18 month summary

Here’s our summary of the last three months.

18 month summaryClockwise from top left: With ROK soldier at the DMZ in Korea; the largest Buddha in the world at Leshan; sunset in Ichon-Qala at Khiva [photo credit: Jo Harris]; Registan Square in Samarkand

Countries visited in the last three months (1st July to 30th September)

South Korea, China, Uzbekistan (total visited to date on this trip = 16)

Have you managed to stay within your budget (£70 per day)? And what has been the expense breakdown?

Not quite. Day-to-day expenses haven’t been too high, but three sets of flights, expensive visas for Uzbekistan and travel insurance renewal in September all bumped the total up. Our average daily spend over the three months has been £75.52. Our daily spend to date since we left home has been £70.63.

18 month summary pie chart

  • Accommodation is a little lower than the last two quarters, but still the biggest expense at 30.5% – we found accommodation in China to be very cheap, and moderately priced in South Korea where for half of our stay we rented apartments in Seoul. In Uzbekistan accommodation is expensive compared to other on-the-ground costs, we think because supply is limited by government licensing of hotels and guesthouses, but still not too bad at around £25-30 per night for a double room.
  • Intercity transportation is next highest at 22.5% – three flights in this quarter (Osaka to Busan, Seoul to Shanghai, and Beijing to Tashkent) account for two-thirds of this amount totalling just over £1000. This cost has been the one of the major factors in our being slightly over budget and is a good reminder to us to travel overland whenever possible.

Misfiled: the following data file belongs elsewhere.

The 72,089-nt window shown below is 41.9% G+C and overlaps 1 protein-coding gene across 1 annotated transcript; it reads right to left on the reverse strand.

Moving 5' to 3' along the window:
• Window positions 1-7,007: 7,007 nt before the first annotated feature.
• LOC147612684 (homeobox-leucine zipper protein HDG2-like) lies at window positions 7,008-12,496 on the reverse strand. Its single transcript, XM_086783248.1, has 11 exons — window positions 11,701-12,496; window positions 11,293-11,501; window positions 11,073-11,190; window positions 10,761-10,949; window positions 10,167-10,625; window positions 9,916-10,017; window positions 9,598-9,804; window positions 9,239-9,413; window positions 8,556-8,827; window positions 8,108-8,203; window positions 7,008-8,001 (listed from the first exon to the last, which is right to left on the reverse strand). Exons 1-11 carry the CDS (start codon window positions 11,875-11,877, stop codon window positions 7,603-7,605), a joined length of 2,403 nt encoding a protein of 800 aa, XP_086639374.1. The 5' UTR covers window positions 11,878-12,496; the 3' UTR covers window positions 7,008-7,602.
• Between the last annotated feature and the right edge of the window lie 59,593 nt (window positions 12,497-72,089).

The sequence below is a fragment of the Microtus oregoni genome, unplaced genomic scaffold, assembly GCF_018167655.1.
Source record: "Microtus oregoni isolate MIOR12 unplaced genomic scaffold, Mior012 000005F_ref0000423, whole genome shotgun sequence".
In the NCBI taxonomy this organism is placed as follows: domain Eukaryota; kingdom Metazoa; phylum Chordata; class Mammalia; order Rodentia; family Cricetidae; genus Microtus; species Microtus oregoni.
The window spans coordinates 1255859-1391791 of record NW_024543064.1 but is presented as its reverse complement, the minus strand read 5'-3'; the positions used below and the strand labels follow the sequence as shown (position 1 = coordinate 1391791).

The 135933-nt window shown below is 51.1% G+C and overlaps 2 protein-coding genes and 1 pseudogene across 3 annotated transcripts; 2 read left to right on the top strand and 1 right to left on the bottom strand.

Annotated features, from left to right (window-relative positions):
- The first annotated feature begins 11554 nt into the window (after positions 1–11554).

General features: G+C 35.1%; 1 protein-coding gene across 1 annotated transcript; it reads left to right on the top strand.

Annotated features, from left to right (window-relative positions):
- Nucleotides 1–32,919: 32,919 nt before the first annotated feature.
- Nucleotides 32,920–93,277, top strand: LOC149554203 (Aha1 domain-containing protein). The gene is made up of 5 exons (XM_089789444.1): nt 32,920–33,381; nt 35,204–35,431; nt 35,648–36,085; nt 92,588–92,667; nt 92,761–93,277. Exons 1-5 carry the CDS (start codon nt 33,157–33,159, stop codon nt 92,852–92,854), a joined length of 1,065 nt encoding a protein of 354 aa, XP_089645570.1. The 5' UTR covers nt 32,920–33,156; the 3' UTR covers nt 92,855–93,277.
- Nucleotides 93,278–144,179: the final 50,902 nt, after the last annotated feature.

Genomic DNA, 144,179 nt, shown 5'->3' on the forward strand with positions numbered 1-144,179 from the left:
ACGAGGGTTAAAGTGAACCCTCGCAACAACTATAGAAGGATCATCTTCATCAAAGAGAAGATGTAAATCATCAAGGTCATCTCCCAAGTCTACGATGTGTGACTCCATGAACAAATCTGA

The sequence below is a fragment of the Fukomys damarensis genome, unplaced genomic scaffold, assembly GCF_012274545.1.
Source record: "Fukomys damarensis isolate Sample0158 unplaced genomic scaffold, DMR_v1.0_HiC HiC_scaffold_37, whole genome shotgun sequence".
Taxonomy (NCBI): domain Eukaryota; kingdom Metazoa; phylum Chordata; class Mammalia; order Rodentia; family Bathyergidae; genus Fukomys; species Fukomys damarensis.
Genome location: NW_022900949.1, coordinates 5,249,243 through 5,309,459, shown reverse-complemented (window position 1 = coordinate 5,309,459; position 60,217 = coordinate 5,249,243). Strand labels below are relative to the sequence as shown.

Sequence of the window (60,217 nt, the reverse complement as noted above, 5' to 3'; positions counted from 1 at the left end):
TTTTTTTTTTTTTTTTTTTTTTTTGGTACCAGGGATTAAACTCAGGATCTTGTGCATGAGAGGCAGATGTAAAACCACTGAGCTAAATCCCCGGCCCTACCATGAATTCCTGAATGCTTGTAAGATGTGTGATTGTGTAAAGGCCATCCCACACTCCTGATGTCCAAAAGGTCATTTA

• For the first time, healthcare has been a noticeable amount at 0.8% – fortunately this isn’t due to a decrease in our general well-being although there were a couple of trips to the pharmacy for cough medicine and rehydration sachets. Most of the spend was a pair of glasses for Andrew as he was getting headaches when using his computer for extended periods.
  • The living expenses category is a much higher percentage than usual at 7.6% – before we left home we bought an 18 month travel insurance policy so we needed to replace that when it expired in September, a new 6 month policy cost us £280. Our wardrobe was also starting to look a bit tired so we replaced our jeans and some T-shirts while we were in Seoul.
  • Visa spend for the quarter was 3.0% – we got both our Chinese and Uzbekistan visas at the embassies in Tokyo and, while the Chinese application was relatively straightforward and inexpensive, we had to pay a premium for the Uzbekistan one to be ready at the “express” timing of one week rather than two.

What has surprised you most in the last three months of travel?

That the Korean language is written not in characters representing words, but with an alphabet called Hangul. At first glance it looks like it’s made up of thousands of characters like Chinese or Japanese, but it’s actually built from just 24 basic letters arranged in blocks. We got to the point where we could recognise a good few and decode whole words with the aid of a cheat sheet!

Apart from family and friends, what are you missing most about life in the UK?